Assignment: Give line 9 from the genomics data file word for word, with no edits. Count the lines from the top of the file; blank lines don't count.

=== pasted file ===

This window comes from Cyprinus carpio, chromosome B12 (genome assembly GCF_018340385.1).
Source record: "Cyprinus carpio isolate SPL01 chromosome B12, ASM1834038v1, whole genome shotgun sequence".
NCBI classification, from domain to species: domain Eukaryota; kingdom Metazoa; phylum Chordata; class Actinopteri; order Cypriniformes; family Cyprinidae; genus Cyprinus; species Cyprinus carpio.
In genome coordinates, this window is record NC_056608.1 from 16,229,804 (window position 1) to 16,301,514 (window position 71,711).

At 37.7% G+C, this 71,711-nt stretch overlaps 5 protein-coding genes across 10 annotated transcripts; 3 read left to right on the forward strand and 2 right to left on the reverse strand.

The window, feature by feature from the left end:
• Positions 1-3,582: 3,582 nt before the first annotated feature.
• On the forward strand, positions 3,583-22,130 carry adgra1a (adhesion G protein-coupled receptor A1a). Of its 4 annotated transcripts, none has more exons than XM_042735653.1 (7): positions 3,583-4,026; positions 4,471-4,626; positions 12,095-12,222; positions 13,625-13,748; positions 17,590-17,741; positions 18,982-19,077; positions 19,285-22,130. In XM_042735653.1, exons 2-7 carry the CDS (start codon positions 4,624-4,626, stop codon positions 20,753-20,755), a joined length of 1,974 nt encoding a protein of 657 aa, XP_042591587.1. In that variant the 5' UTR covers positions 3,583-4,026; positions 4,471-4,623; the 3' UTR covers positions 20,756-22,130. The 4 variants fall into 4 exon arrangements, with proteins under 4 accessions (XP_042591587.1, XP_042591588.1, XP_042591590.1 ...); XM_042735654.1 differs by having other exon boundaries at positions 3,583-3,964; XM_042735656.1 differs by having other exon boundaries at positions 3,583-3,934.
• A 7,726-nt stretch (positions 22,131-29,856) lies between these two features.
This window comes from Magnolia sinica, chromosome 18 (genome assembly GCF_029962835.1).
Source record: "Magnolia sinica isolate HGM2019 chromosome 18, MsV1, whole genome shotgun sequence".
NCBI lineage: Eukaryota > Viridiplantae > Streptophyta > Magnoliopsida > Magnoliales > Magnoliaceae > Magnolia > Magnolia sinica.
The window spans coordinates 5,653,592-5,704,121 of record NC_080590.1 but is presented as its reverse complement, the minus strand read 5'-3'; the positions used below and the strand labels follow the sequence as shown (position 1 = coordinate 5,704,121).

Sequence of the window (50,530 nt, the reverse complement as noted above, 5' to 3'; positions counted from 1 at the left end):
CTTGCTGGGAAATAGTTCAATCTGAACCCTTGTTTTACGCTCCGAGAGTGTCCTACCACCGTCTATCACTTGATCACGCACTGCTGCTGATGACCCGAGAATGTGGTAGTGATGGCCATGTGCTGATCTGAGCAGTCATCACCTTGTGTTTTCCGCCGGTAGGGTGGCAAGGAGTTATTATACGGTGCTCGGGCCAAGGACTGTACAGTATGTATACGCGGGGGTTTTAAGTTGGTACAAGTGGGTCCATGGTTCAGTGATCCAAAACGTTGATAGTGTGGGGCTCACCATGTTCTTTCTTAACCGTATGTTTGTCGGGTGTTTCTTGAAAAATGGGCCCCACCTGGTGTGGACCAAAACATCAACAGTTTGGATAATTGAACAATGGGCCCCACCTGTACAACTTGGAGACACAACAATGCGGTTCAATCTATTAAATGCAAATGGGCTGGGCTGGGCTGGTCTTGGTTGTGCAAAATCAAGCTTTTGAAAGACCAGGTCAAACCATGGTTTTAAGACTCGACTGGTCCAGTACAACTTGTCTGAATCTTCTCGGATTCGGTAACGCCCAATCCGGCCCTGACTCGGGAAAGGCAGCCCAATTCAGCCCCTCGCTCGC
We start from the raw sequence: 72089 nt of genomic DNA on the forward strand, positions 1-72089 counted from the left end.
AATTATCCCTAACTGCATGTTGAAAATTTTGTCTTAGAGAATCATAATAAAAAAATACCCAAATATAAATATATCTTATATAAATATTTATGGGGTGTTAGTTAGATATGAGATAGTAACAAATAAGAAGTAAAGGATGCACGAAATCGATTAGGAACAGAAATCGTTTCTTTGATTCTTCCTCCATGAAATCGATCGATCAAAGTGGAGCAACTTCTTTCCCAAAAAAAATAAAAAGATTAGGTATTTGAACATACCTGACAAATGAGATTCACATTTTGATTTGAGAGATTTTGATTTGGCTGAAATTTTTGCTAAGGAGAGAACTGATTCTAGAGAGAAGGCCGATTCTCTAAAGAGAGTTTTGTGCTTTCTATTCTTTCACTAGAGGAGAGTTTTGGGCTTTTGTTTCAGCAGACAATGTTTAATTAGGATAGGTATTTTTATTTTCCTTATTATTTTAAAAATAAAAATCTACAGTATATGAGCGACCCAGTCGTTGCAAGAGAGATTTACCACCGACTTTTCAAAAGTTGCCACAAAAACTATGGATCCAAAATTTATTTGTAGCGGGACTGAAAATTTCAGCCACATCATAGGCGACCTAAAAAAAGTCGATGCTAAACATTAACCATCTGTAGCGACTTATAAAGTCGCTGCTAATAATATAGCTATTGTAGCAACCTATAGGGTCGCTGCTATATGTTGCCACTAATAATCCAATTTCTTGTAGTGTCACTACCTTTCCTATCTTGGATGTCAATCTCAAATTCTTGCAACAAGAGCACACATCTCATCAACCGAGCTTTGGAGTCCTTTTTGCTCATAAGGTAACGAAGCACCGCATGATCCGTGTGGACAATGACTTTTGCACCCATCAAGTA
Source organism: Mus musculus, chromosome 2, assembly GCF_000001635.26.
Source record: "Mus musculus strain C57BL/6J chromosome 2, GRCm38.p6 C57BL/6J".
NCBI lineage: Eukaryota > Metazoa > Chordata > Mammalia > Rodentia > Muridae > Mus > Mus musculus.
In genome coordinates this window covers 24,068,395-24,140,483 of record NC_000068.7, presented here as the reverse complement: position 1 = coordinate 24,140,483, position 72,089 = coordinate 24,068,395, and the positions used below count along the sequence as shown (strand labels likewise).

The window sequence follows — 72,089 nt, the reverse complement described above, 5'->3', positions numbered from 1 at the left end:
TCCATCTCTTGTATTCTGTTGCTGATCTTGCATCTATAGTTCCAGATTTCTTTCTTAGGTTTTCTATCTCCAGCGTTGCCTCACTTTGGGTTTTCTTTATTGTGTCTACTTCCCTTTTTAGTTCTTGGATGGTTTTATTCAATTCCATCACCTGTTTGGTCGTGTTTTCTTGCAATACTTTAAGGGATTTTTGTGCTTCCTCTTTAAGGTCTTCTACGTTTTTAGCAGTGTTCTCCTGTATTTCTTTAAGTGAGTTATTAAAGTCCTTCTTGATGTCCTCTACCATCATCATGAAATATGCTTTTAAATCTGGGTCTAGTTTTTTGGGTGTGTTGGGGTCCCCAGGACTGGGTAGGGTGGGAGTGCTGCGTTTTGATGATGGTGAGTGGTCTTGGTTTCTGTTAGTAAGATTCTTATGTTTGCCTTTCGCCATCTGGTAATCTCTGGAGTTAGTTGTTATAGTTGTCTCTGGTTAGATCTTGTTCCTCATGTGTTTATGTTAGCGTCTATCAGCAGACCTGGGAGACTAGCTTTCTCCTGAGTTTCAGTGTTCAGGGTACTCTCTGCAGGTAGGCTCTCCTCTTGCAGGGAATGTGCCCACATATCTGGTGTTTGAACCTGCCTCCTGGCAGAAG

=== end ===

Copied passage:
• A 7,726-nt stretch (positions 22,131-29,856) lies between these two features.